Recent advances in biochemistry and single-cell RNA sequencing (scRNA-seq) have allowed us to monitor the biological systems at the single-cell resolution. However, the low capture of mRNA material within individual cells often leads to inaccurate quantification of genetic material. Consequently, a significant amount of expression values are reported as missing, which are often referred to as dropouts. These missing information can heavily impact the accuracy of downstream analyses.
To addreess this problem, we introduce a novel inputation method, names single-cell Imputation via Subspace Regression (scISR). scISR performs imputation for single-cell sequencing data. scISR identifies the true dropout values in the scRNA-seq dataset using hyper-geomtric testing approach. Based on the result obtained from hyper-geometric testing, the original dataset is segregated into two including training data and imputable data. Next, training data is used for constructing a generalize linear regression model that is used for imputation on the imputable data.
scISR package can be installed from GitHub using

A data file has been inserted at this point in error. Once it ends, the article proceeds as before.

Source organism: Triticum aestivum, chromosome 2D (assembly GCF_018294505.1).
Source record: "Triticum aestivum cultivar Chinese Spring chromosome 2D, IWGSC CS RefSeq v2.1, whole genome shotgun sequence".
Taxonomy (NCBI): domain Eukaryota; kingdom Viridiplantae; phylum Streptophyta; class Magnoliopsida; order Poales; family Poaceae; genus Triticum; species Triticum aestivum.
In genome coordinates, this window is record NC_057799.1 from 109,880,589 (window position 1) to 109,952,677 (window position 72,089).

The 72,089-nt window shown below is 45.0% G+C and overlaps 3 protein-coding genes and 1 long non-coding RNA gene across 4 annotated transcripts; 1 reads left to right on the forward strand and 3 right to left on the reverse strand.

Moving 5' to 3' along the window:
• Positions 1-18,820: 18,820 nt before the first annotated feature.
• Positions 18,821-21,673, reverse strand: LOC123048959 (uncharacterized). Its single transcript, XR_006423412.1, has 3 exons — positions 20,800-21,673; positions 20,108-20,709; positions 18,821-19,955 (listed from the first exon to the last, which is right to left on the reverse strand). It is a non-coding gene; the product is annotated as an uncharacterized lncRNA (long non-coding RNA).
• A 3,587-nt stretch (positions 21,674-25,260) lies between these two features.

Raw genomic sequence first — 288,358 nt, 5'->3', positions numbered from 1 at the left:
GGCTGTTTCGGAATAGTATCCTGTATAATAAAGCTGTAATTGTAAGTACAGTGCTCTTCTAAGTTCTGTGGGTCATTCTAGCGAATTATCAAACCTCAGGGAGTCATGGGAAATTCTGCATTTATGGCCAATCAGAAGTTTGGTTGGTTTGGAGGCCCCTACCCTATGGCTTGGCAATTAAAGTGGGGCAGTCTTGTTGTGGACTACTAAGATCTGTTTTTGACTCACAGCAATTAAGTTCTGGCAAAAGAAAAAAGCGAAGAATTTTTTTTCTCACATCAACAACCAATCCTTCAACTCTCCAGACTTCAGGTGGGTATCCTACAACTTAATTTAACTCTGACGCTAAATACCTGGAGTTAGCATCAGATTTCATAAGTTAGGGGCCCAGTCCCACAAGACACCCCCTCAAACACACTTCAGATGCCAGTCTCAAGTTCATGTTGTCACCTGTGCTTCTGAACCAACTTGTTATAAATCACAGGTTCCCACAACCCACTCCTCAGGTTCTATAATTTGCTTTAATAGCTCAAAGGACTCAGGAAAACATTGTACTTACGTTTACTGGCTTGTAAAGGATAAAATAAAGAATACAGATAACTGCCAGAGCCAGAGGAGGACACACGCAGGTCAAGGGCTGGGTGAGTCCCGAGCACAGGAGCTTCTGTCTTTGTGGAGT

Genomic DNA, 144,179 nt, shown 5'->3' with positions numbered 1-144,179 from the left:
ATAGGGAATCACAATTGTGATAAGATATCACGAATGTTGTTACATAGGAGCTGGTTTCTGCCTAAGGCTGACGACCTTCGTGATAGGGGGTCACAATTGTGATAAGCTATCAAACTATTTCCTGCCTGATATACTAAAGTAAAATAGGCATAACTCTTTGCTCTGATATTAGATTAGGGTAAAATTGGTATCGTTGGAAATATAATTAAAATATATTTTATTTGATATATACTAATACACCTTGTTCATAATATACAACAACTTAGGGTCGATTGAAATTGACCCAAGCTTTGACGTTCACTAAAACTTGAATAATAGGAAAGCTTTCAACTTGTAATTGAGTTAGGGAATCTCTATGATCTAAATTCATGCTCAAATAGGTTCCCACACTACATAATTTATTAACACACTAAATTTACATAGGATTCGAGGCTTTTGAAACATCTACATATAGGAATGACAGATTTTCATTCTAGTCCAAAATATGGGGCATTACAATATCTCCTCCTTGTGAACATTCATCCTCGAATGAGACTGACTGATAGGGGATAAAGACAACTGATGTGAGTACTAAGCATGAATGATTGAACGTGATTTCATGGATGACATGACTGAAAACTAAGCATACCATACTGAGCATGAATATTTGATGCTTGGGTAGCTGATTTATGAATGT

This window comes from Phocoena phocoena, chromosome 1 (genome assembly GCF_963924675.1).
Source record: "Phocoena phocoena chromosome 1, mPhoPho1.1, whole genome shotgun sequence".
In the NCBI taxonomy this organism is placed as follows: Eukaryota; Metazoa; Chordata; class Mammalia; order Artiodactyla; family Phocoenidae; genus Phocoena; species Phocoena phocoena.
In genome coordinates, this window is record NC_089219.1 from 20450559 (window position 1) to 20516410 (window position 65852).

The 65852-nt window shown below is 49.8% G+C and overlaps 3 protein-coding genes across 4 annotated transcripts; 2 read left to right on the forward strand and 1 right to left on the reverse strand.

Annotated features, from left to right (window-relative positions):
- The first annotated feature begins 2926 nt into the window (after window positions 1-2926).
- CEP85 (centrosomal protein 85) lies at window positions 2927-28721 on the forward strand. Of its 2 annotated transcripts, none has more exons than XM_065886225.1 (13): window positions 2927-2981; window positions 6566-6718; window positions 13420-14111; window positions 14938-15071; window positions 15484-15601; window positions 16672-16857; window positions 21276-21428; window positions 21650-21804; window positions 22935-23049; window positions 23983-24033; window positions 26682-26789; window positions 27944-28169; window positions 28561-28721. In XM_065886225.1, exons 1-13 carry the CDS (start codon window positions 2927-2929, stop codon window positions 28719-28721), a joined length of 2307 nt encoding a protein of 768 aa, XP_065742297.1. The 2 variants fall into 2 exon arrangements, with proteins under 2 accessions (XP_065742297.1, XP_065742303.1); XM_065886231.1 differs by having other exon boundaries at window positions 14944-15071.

# Install devtools package utils::install.packages('devtools') # Install scISR from GitHub devtools::install_github('duct317/scISR')
Load the example, Goolam dataset. The data is a list consists of two elements: data matrix with rows as genes and columns as samples, and a vector with the cell types information.
#Load required library library(scISR) # Load example data (Goolam dataset with reduced number of genes), other dataset can be download from our server at http://scisr.tinnguyen-lab.com/ data('Goolam') # Raw data raw <- Goolam$data # Cell types information label <- Goolam$label
We can use the main funtion
scISR to impute the raw data.
# Generating subtyping result set.seed(1) imputed <- scISR(data = raw, ncores = 4)
The quality of the imputation can be evaluated using clustering analysis. We can evaluate the accuracy of clusters obtained from clustering analysis using raw and imputed data with adjusted Rand Index (ARI). Higher ARI means higher agreement between a given clustering and the ground truth. The clusters from imputed data have much higher accuracy.
library(irlba) library(mclust) # Perform PCA and k-means clustering on raw data set.seed(1) # Filter genes that have only zeros from raw data raw_filer <- raw[rowSums(raw != 0) > 0, ] pca_raw <- irlba::prcomp_irlba(t(raw_filer), n = 50)$x cluster_raw <- kmeans(pca_raw, length(unique(label)), nstart = 2000, iter.max = 2000)$cluster print(paste('ARI of clusters using raw data:', round(adjustedRandIndex(cluster_raw, label),3))) # Perform PCA and k-means clustering on imputed data set.seed(1) pca_imputed <- irlba::prcomp_irlba(t(imputed), n = 50)$x cluster_imputed <- kmeans(pca_imputed, length(unique(label)), nstart = 2000, iter.max = 2000)$cluster print(paste('ARI of clusters using imputed data:', round(adjustedRandIndex(cluster_imputed, label),3)))